By prof. Andrej Kreutz
Review: Zbigniew Brzezinski, Strategic Vision and the Crisis of Global Power, New York 2012.
Zbigniew Brzezinski, an American scholar of Polish origin and former National Security Advisor for President Jimmy Carter, is certainly a prominent figure. Despite his age (Mr. Brzezinski is 86), he still remains one of the most thoughtful and farsighted representatives of the American political establishment. His views on international events and predictions of future developments have always been worthy of careful attention, and now, being semi-retired he can be even more outspoken and critical than before. His most recent monograph, Strategic Vision: America and the Crisis of Global Power (Basic Books, 2012) is certainly subjective but still quite informative, and perhaps, an even revealing analysis of the present world and its prospects in the 21st century. As in any other work on this subject, there are parts which one could approve and greatly appreciate and some other which might be perceived in a more critical way.
On the positive side:
1) Professor Brzezinski is one of the very few American scholars to recognize the role and importance of geopolitical factors especially with regard to American growth and power. In principle, he is mostly a realistic thinker and observer.
2) Although a supporter of American imperialism and its global domination for all his life, he is still able to notice the ongoing changes and wants his country to adjust to what he calls “the post imperial era”. He recognizes that although America’s decline would generate global insecurity and many other problems, “the strategic complexities of the world in the twenty-first century resulting from the rise of a politically self-assertive global population and from dispersal of global power- make such supremacy unattainable” (pp.119-120).
3) He recognizes that while the growth of China’s economic and political power poses a potential future challenge to America’s current global pre-eminence, “China’s influential and rising role in world affairs is a reality to which American have to adjust instead of either demonising it or engaging in thinly concealed wishful thinking about its failure” (p. 169).
4) He is one of the very few figures in the American establishment to call for a serious US commitment to peace in the Middle East, and the proposition was, as he writes “anathema to Bush and his advisers” (p.70). In his view, “the Iraqi war was unnecessary and should have been avoided” (p.69), while a new war against Iran would bring disastrous consequences: “the probability of a direct conflict with Iran and the probability that US failure to promote an equitable Israeli Palestinian peace accord will generate more intense popular hostility against America in the politically awakening Middle East”. (p. 71).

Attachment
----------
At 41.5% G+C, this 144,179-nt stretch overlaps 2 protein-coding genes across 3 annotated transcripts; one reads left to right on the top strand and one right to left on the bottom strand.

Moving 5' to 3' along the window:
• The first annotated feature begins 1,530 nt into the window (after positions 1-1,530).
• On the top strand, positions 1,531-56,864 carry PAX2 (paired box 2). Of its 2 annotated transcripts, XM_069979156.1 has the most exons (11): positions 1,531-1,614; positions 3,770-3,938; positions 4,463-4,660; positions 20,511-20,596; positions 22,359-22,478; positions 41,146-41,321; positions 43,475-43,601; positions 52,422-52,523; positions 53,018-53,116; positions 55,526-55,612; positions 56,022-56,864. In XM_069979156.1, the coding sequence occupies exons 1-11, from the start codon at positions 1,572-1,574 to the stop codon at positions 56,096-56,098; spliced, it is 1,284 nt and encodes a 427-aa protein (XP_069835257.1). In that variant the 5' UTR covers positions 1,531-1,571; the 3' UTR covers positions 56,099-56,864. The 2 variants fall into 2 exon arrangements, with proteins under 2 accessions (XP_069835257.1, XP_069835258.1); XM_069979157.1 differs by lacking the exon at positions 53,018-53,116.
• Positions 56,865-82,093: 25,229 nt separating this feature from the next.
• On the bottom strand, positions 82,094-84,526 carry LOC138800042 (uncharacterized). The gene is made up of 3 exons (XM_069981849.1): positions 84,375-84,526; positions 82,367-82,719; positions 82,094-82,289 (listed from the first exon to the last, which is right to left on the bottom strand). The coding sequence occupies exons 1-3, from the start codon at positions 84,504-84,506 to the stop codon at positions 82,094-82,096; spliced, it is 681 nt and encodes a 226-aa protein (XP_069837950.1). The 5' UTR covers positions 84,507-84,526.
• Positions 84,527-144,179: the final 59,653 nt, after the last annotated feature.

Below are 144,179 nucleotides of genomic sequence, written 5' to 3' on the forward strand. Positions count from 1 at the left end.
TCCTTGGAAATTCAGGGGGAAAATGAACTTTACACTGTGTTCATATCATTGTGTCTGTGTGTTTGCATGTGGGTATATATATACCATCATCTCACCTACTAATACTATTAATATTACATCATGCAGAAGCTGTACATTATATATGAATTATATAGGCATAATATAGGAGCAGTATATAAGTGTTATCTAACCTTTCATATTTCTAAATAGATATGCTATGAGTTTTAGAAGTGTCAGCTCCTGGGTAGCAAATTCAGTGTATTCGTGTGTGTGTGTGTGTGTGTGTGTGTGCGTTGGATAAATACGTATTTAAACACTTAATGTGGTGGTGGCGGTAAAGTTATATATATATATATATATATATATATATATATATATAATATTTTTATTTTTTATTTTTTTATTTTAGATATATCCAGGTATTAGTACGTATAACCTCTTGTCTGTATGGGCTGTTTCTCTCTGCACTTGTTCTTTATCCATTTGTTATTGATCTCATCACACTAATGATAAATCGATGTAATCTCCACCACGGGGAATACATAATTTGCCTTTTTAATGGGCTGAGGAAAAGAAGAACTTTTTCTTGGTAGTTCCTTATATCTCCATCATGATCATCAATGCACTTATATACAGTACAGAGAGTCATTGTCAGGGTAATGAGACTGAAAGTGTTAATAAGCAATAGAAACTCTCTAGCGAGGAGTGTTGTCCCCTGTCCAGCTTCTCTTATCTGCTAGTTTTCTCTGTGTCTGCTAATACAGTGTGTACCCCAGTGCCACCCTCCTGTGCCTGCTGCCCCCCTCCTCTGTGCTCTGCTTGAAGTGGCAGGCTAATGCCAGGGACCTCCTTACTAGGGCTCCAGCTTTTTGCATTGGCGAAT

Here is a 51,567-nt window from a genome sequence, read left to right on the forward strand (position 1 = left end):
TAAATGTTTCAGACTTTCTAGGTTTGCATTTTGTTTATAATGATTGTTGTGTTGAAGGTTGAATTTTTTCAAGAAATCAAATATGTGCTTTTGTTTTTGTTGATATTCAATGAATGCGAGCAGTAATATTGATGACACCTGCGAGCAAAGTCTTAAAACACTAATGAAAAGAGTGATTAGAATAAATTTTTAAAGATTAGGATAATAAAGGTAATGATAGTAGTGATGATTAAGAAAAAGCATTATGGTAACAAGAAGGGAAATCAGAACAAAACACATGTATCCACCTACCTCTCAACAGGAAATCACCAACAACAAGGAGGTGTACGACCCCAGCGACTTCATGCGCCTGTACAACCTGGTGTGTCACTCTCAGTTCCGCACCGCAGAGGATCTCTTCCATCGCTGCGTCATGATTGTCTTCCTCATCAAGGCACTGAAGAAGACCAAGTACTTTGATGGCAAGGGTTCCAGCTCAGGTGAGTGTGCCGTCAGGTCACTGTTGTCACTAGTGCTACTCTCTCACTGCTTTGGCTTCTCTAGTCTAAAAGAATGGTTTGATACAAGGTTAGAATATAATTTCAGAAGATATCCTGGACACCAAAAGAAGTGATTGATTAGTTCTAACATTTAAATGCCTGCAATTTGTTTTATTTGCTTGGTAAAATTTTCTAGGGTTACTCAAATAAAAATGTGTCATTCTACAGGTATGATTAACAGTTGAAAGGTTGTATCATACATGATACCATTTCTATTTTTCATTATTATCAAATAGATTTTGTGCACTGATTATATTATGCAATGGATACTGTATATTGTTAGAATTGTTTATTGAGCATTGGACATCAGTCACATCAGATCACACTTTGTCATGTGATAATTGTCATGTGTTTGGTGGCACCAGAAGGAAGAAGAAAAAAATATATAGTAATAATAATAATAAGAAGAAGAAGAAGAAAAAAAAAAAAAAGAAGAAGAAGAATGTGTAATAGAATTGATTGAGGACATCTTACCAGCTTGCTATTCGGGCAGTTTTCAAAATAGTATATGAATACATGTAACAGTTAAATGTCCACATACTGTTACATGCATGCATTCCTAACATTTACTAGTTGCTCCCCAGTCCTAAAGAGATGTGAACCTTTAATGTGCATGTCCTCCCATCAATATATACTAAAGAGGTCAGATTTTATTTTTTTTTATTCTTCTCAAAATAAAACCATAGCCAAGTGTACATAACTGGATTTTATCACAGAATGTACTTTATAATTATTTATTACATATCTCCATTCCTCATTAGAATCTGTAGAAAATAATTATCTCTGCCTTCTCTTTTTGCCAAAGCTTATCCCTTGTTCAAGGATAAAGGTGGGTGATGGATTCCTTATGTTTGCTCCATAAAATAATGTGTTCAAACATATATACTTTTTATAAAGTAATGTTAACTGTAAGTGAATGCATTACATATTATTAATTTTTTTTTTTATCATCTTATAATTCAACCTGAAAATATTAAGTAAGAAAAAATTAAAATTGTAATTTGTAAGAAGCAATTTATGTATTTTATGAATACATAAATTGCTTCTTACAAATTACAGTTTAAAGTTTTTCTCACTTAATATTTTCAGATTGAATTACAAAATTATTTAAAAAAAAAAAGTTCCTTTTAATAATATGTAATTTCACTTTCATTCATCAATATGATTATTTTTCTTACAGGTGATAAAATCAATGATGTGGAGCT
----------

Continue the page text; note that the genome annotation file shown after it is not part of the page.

5) He perceives the ongoing shift of global power from the West to the East and the growing role and importance of Asian nations, while warning Americans against any further direct military involvement in this continent, with the only exceptions of those stemming from previous legal obligations to Japan and South Korea. Overall, his analysis of the situation in Asia is remarkably well informed and balanced. Moreover, he indicates that “the Indian political system has yet to prove that it can function as ‘the world’s largest democracy’” (p. 162). Partly because of that, he seems to be against an American-Indian alliance which has been suggested by others. According to him the US should be mainly a balancer and conciliator between the major powers of the East, and its role should perhaps be similar to the one of Britain in European history before World War I.
Much more controversial and causing doubts on my part is the author’s analysis of what he calls a vaguely defined West uniting the North America and Europe (the EU) to which Mr. Brzezinski suggests adding Turkey and Russia. Although he acknowledges a number of American domestic problems and the last two decades’ foreign policy blunders, he still stresses that America is “peerless” (p. 21) in every significant and tangible dimension of traditional power – military, technological, economic and financial – and that the soft power of the American dream, though weaker than before, is still unsurpassed.